So I can understand it’s quite nerve wracking about that situation, especially if it’s in an environment that is not suitable for you, like in noisy environment. So it’s great that you got around that as well, and a lot to learn from that. A lot to learn and how to be more deaf aware as well.
Technology is a big part of it. But at the end of the day, being face to face and being in person meetings, that’s always the best thing to do, it’s not always possible, but if it is possible, it’s always the best thing to do, which is really really cool.
So then, you know, that’s just a bit of a touch about your business, and I wanted to get to run things that with your feelings as a mother who has gone through this, what advice do you have for other mothers who are going through the same thing, or have gone through the same journey as well as you have?
Kate: For other mothers who may be going through what I’ve gone through or maybe even noticing some form of hearing loss during their pregnancy or just after pregnancy, I would say straight away go and see an audiologist.
Book in with someone, even if it takes you a few goes to find the right person for you, get your hearing tested, see what level of hearing loss it is, and then learn to adapt to a hearing aid as quickly as possible.
Because my life before a hearing aid or pre hearing aid, is a lot different now. I’m a lot happier, I’m a lot more confident, I’m a lot more sociable, and for my children to see me embracing my hearing aids, is inspirational.
So I think you just have to be really accepting of what’s happening. It is a shock and it’s scary, but it’s having the right support network around you, and having people understand what’s going on, and including somebody close to you on your journey, taking them with you to the audiologist is really helpful, so they can understand hearing aids, they can understand an issue with your hearing. I think it’s hugely helpful.
Ahmed: That’s good to hear. I agree with you. I think trying to diagnose it as early as possible, to make sure that you treat it … not treated early, but just make sure that you have an idea of what’s going on early, so that you can adapt and just kind of start a new life again, but not necessarily throw away your old life, it’s what you said, you adapt to it.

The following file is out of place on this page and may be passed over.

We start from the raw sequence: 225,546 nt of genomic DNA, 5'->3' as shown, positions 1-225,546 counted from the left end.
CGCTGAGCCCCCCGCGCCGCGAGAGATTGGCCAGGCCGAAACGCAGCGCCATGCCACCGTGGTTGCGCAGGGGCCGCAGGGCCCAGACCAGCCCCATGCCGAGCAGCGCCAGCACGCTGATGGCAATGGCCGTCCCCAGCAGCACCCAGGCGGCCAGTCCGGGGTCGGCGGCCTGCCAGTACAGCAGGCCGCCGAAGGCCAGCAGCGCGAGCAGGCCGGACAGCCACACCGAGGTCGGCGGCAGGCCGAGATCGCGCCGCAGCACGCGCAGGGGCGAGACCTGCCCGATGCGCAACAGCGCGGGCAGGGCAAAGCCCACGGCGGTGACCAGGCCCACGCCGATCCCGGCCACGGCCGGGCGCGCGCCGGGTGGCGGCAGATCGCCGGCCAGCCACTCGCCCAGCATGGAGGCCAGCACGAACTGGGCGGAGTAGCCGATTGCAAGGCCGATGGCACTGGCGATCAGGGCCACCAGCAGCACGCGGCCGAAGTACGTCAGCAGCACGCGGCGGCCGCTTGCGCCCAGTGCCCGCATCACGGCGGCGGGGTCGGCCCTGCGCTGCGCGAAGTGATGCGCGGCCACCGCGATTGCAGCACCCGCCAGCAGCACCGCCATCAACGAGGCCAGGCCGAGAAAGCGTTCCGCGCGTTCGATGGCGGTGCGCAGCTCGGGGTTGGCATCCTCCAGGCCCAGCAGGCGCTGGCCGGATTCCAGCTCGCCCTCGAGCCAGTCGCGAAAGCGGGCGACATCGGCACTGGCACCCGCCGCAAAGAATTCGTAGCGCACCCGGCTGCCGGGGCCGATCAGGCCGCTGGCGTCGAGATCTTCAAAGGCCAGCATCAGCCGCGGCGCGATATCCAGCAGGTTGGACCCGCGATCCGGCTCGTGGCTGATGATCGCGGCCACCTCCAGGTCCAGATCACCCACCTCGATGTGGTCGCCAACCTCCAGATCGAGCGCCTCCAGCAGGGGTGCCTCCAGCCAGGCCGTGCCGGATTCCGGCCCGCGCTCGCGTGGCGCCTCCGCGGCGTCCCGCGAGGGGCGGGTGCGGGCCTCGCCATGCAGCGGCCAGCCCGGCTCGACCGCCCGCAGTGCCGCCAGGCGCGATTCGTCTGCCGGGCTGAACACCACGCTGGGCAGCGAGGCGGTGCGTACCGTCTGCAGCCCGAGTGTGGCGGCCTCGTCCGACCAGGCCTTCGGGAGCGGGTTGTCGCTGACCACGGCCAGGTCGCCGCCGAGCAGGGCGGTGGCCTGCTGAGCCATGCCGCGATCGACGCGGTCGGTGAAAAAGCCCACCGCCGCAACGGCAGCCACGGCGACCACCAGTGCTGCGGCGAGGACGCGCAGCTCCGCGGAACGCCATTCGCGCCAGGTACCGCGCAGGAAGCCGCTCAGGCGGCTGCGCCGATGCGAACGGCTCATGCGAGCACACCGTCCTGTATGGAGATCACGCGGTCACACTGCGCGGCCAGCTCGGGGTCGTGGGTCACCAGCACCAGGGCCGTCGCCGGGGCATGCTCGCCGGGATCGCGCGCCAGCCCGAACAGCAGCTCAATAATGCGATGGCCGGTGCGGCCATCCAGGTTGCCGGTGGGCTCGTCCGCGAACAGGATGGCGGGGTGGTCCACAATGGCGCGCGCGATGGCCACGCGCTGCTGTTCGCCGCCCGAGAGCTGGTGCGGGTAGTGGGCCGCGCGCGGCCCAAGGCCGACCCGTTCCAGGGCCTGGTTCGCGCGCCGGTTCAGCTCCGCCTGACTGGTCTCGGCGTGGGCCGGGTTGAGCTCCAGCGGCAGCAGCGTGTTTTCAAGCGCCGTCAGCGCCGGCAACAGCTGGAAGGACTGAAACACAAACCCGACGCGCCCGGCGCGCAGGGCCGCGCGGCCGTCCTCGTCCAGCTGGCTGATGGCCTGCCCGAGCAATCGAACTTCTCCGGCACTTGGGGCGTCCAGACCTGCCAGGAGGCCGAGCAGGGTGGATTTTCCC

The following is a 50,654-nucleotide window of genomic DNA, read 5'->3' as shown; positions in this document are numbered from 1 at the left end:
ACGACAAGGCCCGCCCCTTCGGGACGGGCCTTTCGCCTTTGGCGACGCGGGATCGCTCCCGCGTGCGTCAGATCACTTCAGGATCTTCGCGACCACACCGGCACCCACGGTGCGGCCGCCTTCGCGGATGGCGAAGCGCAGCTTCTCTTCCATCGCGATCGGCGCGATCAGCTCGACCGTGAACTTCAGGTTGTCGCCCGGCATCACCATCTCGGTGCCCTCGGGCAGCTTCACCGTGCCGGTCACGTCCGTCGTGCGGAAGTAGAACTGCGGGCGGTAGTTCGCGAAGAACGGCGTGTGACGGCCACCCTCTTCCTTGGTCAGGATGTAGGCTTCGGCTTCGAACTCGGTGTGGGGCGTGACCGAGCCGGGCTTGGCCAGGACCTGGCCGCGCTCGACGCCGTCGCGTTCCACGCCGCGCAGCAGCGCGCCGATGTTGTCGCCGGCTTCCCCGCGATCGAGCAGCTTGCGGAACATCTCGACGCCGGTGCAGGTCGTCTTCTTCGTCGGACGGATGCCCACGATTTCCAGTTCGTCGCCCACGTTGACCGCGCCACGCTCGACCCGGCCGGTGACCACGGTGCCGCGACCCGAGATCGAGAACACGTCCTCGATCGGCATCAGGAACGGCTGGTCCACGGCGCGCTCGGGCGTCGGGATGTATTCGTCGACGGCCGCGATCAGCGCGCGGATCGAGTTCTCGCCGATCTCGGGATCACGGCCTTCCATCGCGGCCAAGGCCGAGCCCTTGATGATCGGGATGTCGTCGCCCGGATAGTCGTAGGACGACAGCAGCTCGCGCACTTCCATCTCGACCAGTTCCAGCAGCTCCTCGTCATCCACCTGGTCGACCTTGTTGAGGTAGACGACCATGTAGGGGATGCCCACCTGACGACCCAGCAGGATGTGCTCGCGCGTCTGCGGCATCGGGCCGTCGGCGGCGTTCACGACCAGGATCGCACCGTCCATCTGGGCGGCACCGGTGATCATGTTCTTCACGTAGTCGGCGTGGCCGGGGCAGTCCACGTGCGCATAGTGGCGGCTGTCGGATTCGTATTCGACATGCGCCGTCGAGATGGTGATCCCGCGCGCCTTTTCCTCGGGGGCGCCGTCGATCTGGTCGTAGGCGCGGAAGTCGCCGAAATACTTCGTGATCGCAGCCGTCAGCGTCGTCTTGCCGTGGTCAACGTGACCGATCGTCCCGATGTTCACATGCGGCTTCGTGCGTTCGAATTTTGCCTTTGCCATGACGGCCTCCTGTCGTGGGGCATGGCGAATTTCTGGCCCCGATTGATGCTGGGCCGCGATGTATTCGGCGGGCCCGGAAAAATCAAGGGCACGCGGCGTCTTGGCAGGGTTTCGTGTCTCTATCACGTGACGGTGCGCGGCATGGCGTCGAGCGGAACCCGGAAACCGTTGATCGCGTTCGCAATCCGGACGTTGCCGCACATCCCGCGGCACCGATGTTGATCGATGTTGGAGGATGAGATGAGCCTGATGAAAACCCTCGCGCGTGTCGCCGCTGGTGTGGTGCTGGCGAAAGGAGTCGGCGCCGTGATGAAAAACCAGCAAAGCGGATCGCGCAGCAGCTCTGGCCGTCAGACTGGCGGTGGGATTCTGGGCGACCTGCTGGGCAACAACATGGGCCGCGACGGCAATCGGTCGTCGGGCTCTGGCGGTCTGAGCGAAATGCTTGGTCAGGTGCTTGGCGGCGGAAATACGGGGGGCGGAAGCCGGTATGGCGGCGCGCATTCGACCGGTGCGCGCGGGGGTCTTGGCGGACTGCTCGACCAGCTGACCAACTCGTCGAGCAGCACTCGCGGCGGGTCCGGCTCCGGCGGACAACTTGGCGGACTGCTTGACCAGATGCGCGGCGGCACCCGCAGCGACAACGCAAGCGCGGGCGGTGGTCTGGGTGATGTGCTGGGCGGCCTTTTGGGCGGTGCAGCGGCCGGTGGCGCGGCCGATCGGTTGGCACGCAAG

So it makes a lot of sense what you said to do that. Just to get it checked, get it diagnosed, and then find out what to do next. We should all make a lot of sense as well.
And I do appreciate you sharing your journey, your story, and it’s amazing that this happened, because even for me, I don’t think about it. So just to finish things off, I want to thank you for your time, and I really thank you for sharing your story.
If anyone wants to connect with you online, where is the best place for them to do that?
Kate: Aw, thank you. Well I’ve enjoyed speaking to you as well and sharing my story and yeah, if anybody wants to connect with me, please do.
My website is www.katelwaters.com, or also if you want to come through by our work websit, it’s DNA Plan. So it’s www.dnaplan.health.
And you can contact me through their contact page, and I look forward to speaking with them.
Ahmed: That’s good. Thank you very much for sharing that. And I’ll make sure I put that in the show notes. You can access it and hopefully you can connect with Kate.
And again, Kate, thank you for your time, thank you for that.
Kate: Thank you very much, Ive really enjoyed it.
Ahmed: Thank you Kate for appearing on the podcast and thank you for your patience as well, for overcoming the technical issue that we had to face, but we made it work, which is so awesome.
And if you have enjoyed listening to this story, and reading it, make sure you check out Kate, contact her if you have similar issues, the journey or barrier, and just reach out to her, she’s there to help you out as well.
And I hope you enjoyed the story. I hope you learned something from it.
And if you have, I will appreciate it if you can leave a review on whatever platform that you’re using, just leave a review, it’s also be awesome to raise the deaf awareness, as well.
In the meantime, I will speak to you soon.
Announcer: Thank you for listening to The Hear Me Out! [CC] Podcast, courtesy of hearmeoutcc.com.